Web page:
• Contest radios
    This was a presentation by Eric ‘Elecraft’ WA6HHQ who mainly presented the differences and properties of the different high end contest radios. And, of course, his K3 is the best in the world. Of course the rig he sells is good but maybe his views are a little biased? The K3 looks tempting to me but I still have my doubts whether I should purchase it from QRP-projects in Germany or direct from Elecraft.
  • advanced rtty contesting
    here the discussion went especially about the way macros should be used and how the software and filters (transceiver and software) should be configured.

The end of the afternoon the two groups together got a presentation of the V31YN contest crew and their station and tactics.

This was a very well organised afternoon although most of the attendants thought maybe there should have been a little more time for each speaker to get even deeper into his subject. Congrats to DL6MHW and his crew!!!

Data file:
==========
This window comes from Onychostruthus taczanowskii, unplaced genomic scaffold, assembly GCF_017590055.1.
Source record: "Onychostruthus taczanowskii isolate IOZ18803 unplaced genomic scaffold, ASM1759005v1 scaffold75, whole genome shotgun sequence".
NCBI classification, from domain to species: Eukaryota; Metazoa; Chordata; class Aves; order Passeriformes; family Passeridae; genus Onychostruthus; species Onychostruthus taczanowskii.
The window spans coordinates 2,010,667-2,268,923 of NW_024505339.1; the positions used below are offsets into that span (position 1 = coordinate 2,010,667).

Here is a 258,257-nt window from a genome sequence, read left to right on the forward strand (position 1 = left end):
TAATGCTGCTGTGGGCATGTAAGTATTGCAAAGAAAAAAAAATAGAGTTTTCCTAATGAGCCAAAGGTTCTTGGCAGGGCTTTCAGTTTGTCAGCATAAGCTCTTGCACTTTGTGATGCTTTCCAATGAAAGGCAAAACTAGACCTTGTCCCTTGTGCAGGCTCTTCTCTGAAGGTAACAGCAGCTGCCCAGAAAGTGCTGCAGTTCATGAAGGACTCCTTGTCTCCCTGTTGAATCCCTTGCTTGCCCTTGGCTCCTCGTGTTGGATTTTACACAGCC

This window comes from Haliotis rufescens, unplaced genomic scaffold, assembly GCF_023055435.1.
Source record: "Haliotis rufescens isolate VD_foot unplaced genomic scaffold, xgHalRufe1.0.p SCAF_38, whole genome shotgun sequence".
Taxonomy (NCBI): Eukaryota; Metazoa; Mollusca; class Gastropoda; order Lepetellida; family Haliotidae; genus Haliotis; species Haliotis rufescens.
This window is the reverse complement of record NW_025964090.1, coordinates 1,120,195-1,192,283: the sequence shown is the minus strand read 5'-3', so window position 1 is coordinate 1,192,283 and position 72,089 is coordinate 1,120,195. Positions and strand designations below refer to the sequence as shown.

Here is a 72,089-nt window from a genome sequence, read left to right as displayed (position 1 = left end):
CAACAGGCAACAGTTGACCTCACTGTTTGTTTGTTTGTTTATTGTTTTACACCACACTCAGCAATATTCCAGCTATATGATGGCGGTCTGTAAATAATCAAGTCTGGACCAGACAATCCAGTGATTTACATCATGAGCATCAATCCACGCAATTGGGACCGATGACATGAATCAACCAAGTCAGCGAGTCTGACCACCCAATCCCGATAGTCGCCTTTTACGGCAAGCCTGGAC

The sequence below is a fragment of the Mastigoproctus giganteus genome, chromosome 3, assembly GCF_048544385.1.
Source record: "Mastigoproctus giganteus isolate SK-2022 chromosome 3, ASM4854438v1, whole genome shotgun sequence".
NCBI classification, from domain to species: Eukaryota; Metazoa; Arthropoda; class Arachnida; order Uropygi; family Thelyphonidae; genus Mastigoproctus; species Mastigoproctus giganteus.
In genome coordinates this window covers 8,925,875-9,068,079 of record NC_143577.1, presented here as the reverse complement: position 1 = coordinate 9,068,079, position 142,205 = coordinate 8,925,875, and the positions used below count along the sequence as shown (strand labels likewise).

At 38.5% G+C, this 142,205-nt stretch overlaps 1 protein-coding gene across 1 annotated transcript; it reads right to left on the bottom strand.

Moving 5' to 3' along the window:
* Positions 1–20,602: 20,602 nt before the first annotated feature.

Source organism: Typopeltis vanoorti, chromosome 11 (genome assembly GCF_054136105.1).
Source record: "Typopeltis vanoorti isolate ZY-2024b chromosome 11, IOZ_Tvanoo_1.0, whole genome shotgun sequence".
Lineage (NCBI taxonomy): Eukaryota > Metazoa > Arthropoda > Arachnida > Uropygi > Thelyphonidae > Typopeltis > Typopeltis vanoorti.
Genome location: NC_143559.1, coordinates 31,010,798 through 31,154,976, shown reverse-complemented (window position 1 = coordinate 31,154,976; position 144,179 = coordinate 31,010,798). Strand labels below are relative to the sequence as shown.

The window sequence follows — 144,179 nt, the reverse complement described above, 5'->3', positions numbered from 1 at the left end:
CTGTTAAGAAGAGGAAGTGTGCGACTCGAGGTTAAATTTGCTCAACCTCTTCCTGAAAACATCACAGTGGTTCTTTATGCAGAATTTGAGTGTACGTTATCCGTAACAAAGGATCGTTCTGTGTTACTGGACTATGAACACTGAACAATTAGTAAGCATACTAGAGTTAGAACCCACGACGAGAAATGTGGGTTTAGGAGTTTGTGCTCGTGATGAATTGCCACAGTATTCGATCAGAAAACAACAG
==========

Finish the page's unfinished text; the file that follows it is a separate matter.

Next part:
I am not really proficient in the Gernan language but I got about 90% of what was said and the rest I got from the really excellent documentation provided!

Will it make me win more contests? Maybe not (the QSOs still have to be made) but at least it gave me a few more insights in the contest secrets and it was good for improving my understanding of the German language 🙂 (Learning a language is like learning CW: Practice, practice, practice!)
It was €20 well spent! Moreover for that price I got a T-shirt, the new Bavarian Contest Club ‘Handbuch für den Contester’, the CQ-DL contest special, a bottle of water and some gadgets.